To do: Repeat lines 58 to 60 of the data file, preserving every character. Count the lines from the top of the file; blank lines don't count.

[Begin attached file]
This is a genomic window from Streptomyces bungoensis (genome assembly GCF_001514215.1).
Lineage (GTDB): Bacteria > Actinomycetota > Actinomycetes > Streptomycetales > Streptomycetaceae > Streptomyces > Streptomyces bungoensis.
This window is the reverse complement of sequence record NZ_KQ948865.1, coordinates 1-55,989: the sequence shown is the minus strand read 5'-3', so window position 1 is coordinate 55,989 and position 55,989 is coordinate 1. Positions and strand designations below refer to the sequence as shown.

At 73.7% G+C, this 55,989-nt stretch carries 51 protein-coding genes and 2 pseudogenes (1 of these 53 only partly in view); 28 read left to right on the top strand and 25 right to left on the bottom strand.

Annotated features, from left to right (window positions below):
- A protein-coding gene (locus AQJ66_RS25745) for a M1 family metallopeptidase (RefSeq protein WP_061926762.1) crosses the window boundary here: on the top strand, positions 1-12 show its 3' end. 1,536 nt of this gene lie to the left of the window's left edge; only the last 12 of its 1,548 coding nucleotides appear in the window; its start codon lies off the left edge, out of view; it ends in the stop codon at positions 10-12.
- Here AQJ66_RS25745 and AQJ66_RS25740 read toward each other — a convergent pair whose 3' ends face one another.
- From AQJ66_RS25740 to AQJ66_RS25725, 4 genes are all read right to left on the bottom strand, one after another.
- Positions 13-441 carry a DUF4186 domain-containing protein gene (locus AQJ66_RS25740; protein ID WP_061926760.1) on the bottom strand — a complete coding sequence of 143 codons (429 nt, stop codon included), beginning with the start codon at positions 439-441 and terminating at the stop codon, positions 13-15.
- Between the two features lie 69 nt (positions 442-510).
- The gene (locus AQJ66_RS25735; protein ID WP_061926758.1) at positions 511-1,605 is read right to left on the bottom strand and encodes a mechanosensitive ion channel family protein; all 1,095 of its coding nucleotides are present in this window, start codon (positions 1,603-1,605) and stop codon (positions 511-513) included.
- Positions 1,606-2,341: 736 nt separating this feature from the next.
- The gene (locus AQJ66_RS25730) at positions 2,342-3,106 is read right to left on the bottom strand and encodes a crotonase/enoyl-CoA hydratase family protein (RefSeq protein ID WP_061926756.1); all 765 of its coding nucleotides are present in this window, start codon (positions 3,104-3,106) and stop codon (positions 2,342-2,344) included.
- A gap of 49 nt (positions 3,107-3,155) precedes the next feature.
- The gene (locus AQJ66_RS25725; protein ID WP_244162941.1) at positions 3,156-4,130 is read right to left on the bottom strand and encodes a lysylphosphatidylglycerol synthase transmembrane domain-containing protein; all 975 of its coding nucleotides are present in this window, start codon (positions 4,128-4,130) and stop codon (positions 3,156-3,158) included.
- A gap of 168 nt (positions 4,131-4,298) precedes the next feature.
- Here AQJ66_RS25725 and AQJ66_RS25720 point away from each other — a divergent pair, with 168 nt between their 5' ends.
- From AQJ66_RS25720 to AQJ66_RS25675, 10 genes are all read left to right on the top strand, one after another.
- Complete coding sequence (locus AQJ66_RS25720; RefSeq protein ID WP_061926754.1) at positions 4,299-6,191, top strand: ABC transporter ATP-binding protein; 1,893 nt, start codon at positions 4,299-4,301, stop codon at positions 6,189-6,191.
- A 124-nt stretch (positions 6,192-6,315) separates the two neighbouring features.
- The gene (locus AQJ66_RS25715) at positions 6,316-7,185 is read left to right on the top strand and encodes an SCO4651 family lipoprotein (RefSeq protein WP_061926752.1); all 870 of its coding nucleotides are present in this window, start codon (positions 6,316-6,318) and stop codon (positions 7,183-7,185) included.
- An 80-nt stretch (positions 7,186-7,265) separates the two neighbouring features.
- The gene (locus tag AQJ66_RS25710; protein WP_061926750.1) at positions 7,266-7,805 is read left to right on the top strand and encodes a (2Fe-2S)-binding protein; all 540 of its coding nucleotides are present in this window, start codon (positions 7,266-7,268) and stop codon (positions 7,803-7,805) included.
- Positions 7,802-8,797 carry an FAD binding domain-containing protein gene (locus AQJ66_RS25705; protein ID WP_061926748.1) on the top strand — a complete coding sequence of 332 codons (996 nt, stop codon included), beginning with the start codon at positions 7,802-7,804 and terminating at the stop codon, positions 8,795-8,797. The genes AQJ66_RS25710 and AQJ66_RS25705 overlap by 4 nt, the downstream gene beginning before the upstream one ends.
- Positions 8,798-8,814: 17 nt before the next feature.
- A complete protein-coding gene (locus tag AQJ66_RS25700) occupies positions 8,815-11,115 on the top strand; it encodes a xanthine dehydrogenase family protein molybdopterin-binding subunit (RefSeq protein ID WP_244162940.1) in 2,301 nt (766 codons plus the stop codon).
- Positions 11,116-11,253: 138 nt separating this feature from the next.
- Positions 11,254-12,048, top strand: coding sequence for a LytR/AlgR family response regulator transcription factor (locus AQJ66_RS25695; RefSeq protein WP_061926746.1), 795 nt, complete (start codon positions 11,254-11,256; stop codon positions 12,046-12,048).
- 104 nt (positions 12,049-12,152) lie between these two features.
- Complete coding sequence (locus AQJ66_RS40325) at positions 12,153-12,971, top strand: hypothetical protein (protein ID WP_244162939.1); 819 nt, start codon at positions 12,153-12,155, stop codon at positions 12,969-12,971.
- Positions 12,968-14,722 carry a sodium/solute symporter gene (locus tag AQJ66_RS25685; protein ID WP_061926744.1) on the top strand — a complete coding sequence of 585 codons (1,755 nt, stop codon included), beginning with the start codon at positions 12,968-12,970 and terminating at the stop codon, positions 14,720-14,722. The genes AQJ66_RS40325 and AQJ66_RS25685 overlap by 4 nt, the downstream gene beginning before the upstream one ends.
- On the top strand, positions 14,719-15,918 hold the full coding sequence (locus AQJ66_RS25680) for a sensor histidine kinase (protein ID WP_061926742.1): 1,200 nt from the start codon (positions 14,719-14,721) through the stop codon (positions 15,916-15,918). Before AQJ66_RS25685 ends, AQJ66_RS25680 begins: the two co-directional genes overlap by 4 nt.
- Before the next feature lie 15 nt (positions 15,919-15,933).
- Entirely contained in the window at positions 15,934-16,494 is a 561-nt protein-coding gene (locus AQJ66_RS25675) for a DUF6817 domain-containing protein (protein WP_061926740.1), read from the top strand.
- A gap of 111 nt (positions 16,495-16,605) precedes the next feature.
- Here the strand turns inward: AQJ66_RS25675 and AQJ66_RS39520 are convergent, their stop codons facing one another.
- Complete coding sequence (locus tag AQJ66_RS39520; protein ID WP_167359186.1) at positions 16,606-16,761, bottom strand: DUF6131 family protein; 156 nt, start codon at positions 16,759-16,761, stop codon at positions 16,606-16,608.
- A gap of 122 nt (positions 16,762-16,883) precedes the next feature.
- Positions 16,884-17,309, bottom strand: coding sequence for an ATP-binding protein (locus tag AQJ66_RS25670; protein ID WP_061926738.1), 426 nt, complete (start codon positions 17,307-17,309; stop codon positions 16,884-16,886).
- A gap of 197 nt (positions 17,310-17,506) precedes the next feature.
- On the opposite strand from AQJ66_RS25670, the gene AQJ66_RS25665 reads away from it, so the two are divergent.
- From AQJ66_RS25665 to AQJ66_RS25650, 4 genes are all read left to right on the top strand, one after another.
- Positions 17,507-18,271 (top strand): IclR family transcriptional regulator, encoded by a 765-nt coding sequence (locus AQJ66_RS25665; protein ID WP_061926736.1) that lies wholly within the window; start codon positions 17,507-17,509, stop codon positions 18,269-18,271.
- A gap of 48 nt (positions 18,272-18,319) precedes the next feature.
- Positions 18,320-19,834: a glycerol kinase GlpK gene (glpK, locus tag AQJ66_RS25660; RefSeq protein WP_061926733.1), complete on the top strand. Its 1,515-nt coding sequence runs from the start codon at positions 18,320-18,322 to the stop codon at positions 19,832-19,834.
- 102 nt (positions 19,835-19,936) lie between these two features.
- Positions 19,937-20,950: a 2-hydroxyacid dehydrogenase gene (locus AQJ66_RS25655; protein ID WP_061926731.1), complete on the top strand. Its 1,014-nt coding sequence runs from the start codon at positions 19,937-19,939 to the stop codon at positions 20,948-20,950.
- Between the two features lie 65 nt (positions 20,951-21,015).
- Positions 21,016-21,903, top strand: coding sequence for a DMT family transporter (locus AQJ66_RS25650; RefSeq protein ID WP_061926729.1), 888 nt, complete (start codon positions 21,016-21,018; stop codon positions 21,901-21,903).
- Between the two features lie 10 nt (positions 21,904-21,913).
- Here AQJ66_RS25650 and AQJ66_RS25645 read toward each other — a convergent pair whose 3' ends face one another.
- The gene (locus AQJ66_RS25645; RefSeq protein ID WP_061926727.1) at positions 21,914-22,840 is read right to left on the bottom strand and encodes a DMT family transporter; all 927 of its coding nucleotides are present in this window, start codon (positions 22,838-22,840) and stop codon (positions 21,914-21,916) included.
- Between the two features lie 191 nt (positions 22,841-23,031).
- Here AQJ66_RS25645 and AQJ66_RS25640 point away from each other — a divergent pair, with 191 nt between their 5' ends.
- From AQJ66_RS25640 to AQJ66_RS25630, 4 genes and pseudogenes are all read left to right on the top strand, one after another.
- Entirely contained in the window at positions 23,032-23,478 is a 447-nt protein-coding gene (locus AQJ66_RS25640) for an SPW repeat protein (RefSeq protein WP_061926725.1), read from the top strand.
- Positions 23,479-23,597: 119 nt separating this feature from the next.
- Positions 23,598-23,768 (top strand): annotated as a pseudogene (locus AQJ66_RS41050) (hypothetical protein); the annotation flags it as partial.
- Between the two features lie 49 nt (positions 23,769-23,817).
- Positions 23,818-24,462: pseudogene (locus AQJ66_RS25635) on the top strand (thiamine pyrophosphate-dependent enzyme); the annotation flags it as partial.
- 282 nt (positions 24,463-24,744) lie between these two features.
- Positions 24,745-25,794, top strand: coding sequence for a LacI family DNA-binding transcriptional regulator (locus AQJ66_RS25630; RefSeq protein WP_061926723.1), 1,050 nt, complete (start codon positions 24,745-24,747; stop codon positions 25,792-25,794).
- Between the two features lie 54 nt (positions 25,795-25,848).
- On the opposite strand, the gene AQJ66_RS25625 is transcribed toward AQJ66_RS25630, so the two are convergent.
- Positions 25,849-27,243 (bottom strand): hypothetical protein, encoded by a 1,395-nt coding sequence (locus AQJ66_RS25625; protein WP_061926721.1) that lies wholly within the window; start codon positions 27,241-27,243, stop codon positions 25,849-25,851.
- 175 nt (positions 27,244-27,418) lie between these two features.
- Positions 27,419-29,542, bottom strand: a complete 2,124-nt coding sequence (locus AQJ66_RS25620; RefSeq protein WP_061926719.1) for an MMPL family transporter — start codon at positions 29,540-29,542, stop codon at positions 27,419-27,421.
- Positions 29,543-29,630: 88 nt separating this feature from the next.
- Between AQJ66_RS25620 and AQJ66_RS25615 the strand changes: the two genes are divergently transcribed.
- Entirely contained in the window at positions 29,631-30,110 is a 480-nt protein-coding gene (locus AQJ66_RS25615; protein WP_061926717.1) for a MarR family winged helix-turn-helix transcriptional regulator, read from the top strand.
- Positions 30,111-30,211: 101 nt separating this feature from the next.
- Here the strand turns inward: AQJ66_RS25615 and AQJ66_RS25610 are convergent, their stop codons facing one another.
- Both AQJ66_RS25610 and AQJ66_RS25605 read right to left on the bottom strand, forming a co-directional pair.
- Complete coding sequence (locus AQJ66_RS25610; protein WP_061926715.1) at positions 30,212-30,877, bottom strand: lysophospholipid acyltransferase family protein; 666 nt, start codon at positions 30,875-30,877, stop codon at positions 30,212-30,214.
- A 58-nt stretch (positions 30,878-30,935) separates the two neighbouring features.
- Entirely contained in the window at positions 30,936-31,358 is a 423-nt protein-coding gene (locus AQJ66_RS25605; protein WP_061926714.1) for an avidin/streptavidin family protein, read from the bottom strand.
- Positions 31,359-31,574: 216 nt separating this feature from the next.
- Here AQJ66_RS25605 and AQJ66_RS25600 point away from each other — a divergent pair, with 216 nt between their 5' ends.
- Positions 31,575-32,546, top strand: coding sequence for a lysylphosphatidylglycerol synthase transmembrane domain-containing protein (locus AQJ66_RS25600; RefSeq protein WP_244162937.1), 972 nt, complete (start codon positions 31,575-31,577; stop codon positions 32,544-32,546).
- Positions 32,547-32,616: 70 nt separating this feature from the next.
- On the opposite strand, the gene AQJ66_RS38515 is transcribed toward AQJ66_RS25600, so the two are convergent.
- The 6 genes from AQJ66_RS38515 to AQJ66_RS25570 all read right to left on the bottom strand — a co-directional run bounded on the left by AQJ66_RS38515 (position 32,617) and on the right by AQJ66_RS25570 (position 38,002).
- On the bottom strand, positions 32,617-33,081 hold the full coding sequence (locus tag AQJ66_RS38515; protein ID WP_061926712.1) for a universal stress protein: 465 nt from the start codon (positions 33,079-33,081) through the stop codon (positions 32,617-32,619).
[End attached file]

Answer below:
- Positions 23,598-23,768 (top strand): annotated as a pseudogene (locus AQJ66_RS41050) (hypothetical protein); the annotation flags it as partial.
- Between the two features lie 49 nt (positions 23,769-23,817).
- Positions 23,818-24,462: pseudogene (locus AQJ66_RS25635) on the top strand (thiamine pyrophosphate-dependent enzyme); the annotation flags it as partial.